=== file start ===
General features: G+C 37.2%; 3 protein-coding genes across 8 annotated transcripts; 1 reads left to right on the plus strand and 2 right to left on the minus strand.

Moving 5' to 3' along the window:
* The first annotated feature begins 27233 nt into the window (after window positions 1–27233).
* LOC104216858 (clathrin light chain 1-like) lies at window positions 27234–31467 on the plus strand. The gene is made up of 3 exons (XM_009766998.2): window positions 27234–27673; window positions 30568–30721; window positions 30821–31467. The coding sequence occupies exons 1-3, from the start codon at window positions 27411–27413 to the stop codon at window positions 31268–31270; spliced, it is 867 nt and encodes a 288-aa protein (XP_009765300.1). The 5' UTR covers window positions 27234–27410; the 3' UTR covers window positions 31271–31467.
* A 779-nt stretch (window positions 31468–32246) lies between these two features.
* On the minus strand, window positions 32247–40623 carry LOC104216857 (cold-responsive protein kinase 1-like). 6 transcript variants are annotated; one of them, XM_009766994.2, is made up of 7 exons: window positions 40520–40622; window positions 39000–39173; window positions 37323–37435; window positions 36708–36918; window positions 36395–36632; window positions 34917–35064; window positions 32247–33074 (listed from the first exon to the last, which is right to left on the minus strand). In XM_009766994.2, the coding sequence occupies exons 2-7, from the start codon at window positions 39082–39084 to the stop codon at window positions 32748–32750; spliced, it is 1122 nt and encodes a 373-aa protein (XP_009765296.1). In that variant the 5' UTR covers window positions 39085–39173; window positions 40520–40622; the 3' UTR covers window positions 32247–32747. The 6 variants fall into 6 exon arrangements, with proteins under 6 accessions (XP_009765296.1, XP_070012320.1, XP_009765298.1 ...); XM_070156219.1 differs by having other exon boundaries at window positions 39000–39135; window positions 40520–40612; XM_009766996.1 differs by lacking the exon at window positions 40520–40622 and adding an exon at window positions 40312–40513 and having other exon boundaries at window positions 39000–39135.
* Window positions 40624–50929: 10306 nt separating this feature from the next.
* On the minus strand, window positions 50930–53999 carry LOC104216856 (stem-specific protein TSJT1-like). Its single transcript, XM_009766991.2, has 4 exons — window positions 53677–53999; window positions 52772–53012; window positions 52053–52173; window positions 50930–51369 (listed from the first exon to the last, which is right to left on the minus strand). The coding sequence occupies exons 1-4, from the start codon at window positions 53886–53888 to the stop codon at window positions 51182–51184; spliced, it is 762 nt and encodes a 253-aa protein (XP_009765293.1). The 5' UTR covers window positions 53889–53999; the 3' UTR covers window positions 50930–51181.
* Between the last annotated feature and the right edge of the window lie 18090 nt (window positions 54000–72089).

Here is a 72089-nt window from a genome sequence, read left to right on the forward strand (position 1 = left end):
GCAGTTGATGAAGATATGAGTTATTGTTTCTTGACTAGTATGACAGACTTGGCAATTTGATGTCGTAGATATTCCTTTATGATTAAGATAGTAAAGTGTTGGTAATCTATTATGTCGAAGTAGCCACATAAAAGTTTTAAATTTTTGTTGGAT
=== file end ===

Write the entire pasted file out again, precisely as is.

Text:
General features: G+C 37.2%; 3 protein-coding genes across 8 annotated transcripts; 1 reads left to right on the plus strand and 2 right to left on the minus strand.

Moving 5' to 3' along the window:
* The first annotated feature begins 27233 nt into the window (after window positions 1–27233).
* LOC104216858 (clathrin light chain 1-like) lies at window positions 27234–31467 on the plus strand. The gene is made up of 3 exons (XM_009766998.2): window positions 27234–27673; window positions 30568–30721; window positions 30821–31467. The coding sequence occupies exons 1-3, from the start codon at window positions 27411–27413 to the stop codon at window positions 31268–31270; spliced, it is 867 nt and encodes a 288-aa protein (XP_009765300.1). The 5' UTR covers window positions 27234–27410; the 3' UTR covers window positions 31271–31467.
* A 779-nt stretch (window positions 31468–32246) lies between these two features.
* On the minus strand, window positions 32247–40623 carry LOC104216857 (cold-responsive protein kinase 1-like). 6 transcript variants are annotated; one of them, XM_009766994.2, is made up of 7 exons: window positions 40520–40622; window positions 39000–39173; window positions 37323–37435; window positions 36708–36918; window positions 36395–36632; window positions 34917–35064; window positions 32247–33074 (listed from the first exon to the last, which is right to left on the minus strand). In XM_009766994.2, the coding sequence occupies exons 2-7, from the start codon at window positions 39082–39084 to the stop codon at window positions 32748–32750; spliced, it is 1122 nt and encodes a 373-aa protein (XP_009765296.1). In that variant the 5' UTR covers window positions 39085–39173; window positions 40520–40622; the 3' UTR covers window positions 32247–32747. The 6 variants fall into 6 exon arrangements, with proteins under 6 accessions (XP_009765296.1, XP_070012320.1, XP_009765298.1 ...); XM_070156219.1 differs by having other exon boundaries at window positions 39000–39135; window positions 40520–40612; XM_009766996.1 differs by lacking the exon at window positions 40520–40622 and adding an exon at window positions 40312–40513 and having other exon boundaries at window positions 39000–39135.
* Window positions 40624–50929: 10306 nt separating this feature from the next.
* On the minus strand, window positions 50930–53999 carry LOC104216856 (stem-specific protein TSJT1-like). Its single transcript, XM_009766991.2, has 4 exons — window positions 53677–53999; window positions 52772–53012; window positions 52053–52173; window positions 50930–51369 (listed from the first exon to the last, which is right to left on the minus strand). The coding sequence occupies exons 1-4, from the start codon at window positions 53886–53888 to the stop codon at window positions 51182–51184; spliced, it is 762 nt and encodes a 253-aa protein (XP_009765293.1). The 5' UTR covers window positions 53889–53999; the 3' UTR covers window positions 50930–51181.
* Between the last annotated feature and the right edge of the window lie 18090 nt (window positions 54000–72089).

Here is a 72089-nt window from a genome sequence, read left to right on the forward strand (position 1 = left end):
GCAGTTGATGAAGATATGAGTTATTGTTTCTTGACTAGTATGACAGACTTGGCAATTTGATGTCGTAGATATTCCTTTATGATTAAGATAGTAAAGTGTTGGTAATCTATTATGTCGAAGTAGCCACATAAAAGTTTTAAATTTTTGTTGGAT